Monday, September 25, 2006

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Terrorism motivated Edwin Black to write about oil

The author discusses why a powerful American company continues to play a pivotal role in keeping the U.S. dependent on oil.


The author explains what motivated his new book on the history of the commercial exploitation of energy, and why a powerful American company continues to play a pivotal role in keeping the U.S. dependent on oil.

Author Edwin Black writes difficult books on painful subjects: American companies' collaboration with Nazis during the Holocaust, how "undesirable" people were sterilized for pseudo-scientific social engineering, Iraq, and how the future of energy and how the development of electric transit was thwarted by criminal conspiracies between automakers and corrupt politicians.

Black began his current tour in support of his new book, Internal Combustion, in South Florida, with several days of seminars and events at Nova Southeastern University and Florida Atlantic University in mid-September.

His 2001 blockbuster, IBM and the Holocaust, was sparked in 1993, when Black, son of Holocaust survivors, wondered why an IBM card-sorting machine was on display at the Holocaust Museum in Washington, D.C. The resulting book contained shocking revelations about the company's long-term collaboration with Adolf Hitler and the Nazis. The U.S. firm's machines made the German government's census possible. It also made the imprisonment and extermination of millions of Jews and other religious, ethnic, social and political minorities in Europe chillingly efficient.

His new book, an exposť of the confluence of corrupt forces that killed the growth of nonfossil transportation fuels, the trolley system and what is now called "alternative energy," is presented in the context of history stretching over a millennium, back when wood was man's primary fuel and horses were the main form of conveyance.

Miami Herald Business Books columnist Richard Pachter interviewed Black, who lives in Washington, D.C., during a short break in the author's South Florida appearances.

Q: Internal Combustion begins with the scene of the devastating fire on the eve of Thomas Alva Edison's and Henry Ford's announcement of their electric car project. It essentially killed their plans. You did not say who started the fire, though you seemed to imply it was not an accident and its circumstances were suspicious. Can you speculate who did it?

A: The sabotage and mysterious fire will never be explained. There are those who saw what Edison was doing as the end of internal combustion.

Q: Did it pain you to say nice things about Henry Ford, one of the most virulent anti-Semites in history, in light of your earlier work and the fact that you're the child of Holocaust survivors?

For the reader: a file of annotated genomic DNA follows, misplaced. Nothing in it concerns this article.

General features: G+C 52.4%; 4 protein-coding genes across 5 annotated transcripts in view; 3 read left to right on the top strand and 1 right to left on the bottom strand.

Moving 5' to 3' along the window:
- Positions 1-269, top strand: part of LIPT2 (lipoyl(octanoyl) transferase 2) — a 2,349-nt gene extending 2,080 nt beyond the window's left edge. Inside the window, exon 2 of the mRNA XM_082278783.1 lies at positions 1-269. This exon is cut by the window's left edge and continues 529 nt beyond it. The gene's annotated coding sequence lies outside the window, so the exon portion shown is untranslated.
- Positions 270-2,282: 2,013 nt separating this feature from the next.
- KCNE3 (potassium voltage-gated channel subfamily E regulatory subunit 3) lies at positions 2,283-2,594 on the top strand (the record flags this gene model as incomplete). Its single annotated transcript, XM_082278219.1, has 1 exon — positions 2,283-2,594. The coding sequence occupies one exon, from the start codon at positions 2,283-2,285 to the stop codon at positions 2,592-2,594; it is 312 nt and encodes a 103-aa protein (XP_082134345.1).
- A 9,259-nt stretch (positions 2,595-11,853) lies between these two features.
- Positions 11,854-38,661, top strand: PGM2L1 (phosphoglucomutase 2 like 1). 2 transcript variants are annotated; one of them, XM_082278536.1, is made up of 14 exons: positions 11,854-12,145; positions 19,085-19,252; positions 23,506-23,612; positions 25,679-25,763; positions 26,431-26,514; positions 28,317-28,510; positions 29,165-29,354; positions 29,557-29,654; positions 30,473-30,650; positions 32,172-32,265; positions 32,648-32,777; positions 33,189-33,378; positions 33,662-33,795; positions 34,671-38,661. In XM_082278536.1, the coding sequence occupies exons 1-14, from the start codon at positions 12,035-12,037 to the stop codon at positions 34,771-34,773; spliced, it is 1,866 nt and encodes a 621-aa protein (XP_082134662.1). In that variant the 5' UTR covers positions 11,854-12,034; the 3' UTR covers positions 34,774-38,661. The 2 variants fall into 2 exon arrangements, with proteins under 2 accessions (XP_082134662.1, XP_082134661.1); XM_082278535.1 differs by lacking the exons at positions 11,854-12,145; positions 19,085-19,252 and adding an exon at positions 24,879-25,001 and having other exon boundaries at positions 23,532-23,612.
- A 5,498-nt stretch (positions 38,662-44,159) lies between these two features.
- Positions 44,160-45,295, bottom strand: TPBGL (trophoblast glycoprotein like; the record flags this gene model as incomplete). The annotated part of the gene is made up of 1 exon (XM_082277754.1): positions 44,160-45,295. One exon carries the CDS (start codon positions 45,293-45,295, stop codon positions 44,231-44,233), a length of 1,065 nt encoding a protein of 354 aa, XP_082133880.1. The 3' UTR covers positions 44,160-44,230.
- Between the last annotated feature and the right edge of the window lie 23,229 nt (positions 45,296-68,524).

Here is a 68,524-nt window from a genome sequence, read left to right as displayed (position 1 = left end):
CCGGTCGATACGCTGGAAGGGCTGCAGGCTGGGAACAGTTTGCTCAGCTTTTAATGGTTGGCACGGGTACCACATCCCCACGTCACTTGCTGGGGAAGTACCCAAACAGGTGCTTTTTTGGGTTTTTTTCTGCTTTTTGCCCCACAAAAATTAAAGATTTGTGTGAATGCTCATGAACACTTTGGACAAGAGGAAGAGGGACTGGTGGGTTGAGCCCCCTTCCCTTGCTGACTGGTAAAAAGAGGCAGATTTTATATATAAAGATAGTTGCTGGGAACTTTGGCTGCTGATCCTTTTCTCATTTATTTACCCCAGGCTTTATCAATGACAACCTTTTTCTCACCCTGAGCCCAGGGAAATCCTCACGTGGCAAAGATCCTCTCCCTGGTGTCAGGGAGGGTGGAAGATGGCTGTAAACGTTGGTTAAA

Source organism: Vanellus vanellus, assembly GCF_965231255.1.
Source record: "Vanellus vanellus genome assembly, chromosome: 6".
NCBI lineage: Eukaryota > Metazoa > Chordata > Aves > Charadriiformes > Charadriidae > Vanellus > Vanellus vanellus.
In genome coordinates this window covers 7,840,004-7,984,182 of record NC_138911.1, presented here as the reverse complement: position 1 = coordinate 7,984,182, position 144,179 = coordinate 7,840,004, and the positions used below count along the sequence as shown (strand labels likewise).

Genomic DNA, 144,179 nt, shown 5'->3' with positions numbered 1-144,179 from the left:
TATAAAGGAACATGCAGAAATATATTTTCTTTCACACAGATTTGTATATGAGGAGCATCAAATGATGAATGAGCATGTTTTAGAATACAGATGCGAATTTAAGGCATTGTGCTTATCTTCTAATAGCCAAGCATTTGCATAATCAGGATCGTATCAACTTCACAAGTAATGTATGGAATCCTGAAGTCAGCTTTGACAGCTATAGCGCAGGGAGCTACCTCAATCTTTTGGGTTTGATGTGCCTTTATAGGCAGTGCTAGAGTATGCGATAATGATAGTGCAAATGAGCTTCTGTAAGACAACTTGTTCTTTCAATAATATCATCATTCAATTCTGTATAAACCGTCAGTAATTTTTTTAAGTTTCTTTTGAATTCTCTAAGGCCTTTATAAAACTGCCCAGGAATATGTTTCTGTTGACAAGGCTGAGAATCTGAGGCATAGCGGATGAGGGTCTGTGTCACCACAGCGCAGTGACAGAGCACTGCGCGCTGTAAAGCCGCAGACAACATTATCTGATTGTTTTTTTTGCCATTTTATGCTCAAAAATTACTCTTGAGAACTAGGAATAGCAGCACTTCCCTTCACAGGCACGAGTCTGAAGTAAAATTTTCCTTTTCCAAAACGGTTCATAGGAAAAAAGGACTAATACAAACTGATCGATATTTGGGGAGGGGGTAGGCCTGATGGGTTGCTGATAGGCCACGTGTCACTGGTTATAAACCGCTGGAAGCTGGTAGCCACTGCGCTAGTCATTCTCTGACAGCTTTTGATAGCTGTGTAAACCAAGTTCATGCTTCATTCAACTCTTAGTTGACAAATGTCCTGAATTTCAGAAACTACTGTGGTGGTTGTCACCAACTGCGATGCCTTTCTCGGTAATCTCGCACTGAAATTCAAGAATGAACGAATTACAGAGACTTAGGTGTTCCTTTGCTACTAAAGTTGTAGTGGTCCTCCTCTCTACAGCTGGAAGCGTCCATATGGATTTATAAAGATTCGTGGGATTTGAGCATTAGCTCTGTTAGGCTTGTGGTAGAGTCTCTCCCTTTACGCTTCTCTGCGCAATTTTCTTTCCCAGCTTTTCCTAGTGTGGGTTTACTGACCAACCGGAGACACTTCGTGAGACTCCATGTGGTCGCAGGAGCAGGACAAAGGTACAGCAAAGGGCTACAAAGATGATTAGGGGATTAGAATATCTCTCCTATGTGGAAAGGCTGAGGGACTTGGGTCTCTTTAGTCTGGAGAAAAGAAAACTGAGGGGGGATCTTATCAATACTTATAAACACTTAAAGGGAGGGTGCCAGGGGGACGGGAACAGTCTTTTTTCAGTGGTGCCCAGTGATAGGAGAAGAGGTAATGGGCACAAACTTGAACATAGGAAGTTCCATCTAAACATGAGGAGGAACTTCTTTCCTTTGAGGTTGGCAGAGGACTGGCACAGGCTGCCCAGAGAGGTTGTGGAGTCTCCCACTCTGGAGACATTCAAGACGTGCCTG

A: The Henry Ford I wrote about was a brilliant man in the decade before he became the greatest anti-Semite in the history of the United States.

Q: Automaker GM plays quite a role in this book, too.

A: General Motors is probably the most unpatriotic and destructive automotive company in the history of this country. They've done more to adversely affect our transportation than any other company. They continue to hurt this country and, most of all, General Motors went into a staunch alliance with Adolf Hitler that I'll soon be writing a great deal about. We must never forget that the blitzkrieg [was conducted] in a Blitz truck (from GM's Opel division). Alfred Sloan (GM's president) was so antagonistic to this country because of FDR and the New Deal; he sponsored unrest, social obstruction, tried to prolong The Depression while doing everything he could to enhance, strengthen and resurrect the German economy. He himself said that that's what he was doing.

Q: The introductions of all your books admonish prospective buyers that unless they're willing to read every word -- in order, without skimming or skipping around -- they should walk away. Why can't I just skim through your new book?

A: It's not an encyclopedia. It's not a travel guide. I'm providing a context and without it, it's easy to misconstrue, exaggerate and twist what I say. And there's even more background material on the website,

Q: Your previous books emerged from your life, but where did this come from? How did you decide to do this?

A: Terrorism. The next strike will push us over the brink.

Q: During your last tour, in support of Banking On Baghdad, I asked what you were working on next, but you refused to go on the record. Will you tell me now what your plans are after this, and what your next book will be about?

A: I'm going to rest and regroup a bit -- at least that's my intention, though you never know. But as I told you then, whenever anyone asks about my next project, I always say, "It's a secret."